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I am the author of SQL Fiddle, an online environment for testing and sharing database problems. The target audience for my site is for pretty technically-sophisticated users (database programmers, basically). One of the features I've implemented recently has been the source of some confusion, however, and I'm not sure how to make the whole concept more clear.

Please see this StackOverflow answer for a perfect example of this particular problem:

why is the sum of five 1 = 4

As I mention there, the problem is that there are two competing functions at play when you execute queries in my left-side panel. One function is the breakup of the individual statements executed, so that I can fetch and display the results from each statement in the below section. The other function is that sometimes, I need to run statements together as a "batch", so things like variables (as in the above example) get executed together.

The current solution to accomodate both functions is to change your "Query Terminator". This is a special character (or character combination) that is used to define the end of a query batch. I allow users to indicate which query terminator they would like to use by selecting it from a dropdown button (see the [ ; ] button on the site). This works, but few people seem to understand how to use this button to change the behavior of their query execution.

I built this button the way I did because I didn't have a ton of screen space to work with and this is a not-often needed function. However, I clearly need to do more make it obvious about how to use this. My very smart users are getting baffled by the error messages or strange behaviors that this function was intended to resolve.

Some things I've thought of:

  • I could show the actual query statements being executed for each result set; this would make it clear what exactly was being used to produce each one, and would lead the users to recognize the problem as one of query termination.

  • I could write up a FAQ/Help section that covers this function (and others), however I don't really have anything like this currently and I'd prefer to find a mechanism that was intuitive enough so that reading the help manual wouldn't be necessary.

  • I could use a bootstrap tooltip that came up when hovering over the button that attempts to explain this briefly.

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2 Answers 2

I think two others approach might help :

when typing, on a status area on the right of your query delimiter you can make appear "2 queries" when the first delimiter is entered and then "X queries". it could help if the status is somehow attached to the [;] button, telling the user that this button will change how the code is segmented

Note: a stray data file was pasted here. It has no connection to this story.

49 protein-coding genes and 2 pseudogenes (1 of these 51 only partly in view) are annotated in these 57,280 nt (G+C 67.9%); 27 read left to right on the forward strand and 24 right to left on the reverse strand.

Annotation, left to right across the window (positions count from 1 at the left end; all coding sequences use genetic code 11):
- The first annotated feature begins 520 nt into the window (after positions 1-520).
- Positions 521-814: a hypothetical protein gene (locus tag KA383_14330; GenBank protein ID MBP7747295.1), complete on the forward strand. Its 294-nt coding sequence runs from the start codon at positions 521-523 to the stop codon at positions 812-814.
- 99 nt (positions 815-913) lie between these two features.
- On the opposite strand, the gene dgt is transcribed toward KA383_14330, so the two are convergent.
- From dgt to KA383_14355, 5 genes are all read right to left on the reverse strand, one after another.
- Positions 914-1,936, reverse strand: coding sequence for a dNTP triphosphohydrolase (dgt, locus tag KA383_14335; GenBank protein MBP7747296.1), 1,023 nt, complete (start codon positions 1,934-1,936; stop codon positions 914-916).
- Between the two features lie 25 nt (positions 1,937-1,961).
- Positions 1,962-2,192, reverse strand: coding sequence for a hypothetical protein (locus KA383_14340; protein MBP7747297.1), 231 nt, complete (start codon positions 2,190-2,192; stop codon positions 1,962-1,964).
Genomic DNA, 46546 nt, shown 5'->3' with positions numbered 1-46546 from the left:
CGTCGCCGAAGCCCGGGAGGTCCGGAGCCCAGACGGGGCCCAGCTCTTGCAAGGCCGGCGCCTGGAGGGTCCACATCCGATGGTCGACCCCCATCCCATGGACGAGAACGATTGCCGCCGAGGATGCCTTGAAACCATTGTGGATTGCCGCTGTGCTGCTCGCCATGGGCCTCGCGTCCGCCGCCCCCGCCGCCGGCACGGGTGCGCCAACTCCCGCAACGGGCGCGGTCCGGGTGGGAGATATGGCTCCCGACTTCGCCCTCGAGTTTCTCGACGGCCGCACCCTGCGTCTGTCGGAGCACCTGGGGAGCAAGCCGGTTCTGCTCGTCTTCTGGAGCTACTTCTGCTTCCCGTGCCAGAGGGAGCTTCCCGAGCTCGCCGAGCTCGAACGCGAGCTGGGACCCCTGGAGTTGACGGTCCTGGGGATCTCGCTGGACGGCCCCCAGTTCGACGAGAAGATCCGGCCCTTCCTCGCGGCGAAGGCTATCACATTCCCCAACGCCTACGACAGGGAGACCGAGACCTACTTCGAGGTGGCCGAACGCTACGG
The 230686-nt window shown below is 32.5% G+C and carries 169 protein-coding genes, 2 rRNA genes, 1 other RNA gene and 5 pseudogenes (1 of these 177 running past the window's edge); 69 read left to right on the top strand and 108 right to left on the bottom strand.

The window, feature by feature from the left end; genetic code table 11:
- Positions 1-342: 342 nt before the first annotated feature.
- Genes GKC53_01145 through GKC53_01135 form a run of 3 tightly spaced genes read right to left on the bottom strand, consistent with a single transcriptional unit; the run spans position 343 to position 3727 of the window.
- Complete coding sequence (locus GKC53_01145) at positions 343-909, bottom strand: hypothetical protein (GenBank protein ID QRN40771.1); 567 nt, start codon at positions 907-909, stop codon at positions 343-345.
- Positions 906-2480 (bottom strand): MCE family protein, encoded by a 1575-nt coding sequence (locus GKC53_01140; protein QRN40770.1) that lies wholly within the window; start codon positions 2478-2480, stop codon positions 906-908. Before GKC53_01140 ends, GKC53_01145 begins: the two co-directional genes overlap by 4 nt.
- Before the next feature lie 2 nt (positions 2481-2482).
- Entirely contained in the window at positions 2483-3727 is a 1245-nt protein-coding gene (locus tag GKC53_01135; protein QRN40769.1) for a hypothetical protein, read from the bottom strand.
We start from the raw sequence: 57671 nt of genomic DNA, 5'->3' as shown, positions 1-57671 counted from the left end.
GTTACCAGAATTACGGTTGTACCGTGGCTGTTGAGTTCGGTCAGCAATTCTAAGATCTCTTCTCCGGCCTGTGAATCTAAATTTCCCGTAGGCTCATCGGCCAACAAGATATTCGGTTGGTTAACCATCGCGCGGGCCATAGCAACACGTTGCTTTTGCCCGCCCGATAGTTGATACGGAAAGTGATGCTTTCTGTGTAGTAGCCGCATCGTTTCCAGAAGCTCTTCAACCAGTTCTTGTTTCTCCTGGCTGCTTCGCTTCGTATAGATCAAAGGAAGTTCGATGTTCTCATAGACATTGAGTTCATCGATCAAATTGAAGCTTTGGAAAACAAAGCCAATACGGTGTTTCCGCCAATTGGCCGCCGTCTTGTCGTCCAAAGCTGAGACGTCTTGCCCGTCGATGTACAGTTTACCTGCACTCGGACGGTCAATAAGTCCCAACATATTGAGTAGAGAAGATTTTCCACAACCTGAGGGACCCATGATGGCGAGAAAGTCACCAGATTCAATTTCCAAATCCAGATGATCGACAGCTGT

the second thing is on the result area, instead of "TASK_PERFORMED", print "last query result (show results of X previous queries)" the text between parenthesis being a button that switch to a mode where you display each results (and maybe even each associated queries)

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I like this idea! I'll try it out, see how it works. –  Jake Feasel Jul 28 '12 at 17:36

It seems that your term "Query Terminator" is functionally equivalent to the MySQL DELIMITER command (which is almost always employed for exactly the reason you specified when writing stored procedures).

The first thing that comes to mind is to call it a "Delimiter", since that's a known term and it should capture a larger portion of your highly SQL-literate audience. While I don't think 'query terminator' is at all misleading, it may be unexpected in the context of SQL.

Additionally, the button doesn't seem to do anything (at least until the code executes). Following from my inference that it executes an underlying DELIMITER command, what do you think of inserting a DELIMITER x pair into the code pane itself at the cursor location, or wrapped around selected text? After a single click, I believe that most SQL-literate users would understand what the button does.

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1  
Thanks - I can see the value in changing the name and borrowing from that concept (which you are exactly correct in associating with this - the MySQL DELIMITER command is what inspired this function). As far as inserting something into the actual body of the code - that would be technically problematic, esp. since DELIMITER is very MySQL specific and I support several other databases. That being said - I will take your suggestion that it appear to "do something" under advisement, and see what I can come up with. Thanks! –  Jake Feasel Jul 25 '12 at 17:20
    
@JakeFeasel I'm sure it would be problematic, I was going to rate it highly on the PITATI (Pain in the *** to implement) scale... –  msanford Jul 25 '12 at 17:35
    
PS Great job on SQLFiddle; I love it! –  msanford Jul 25 '12 at 17:36

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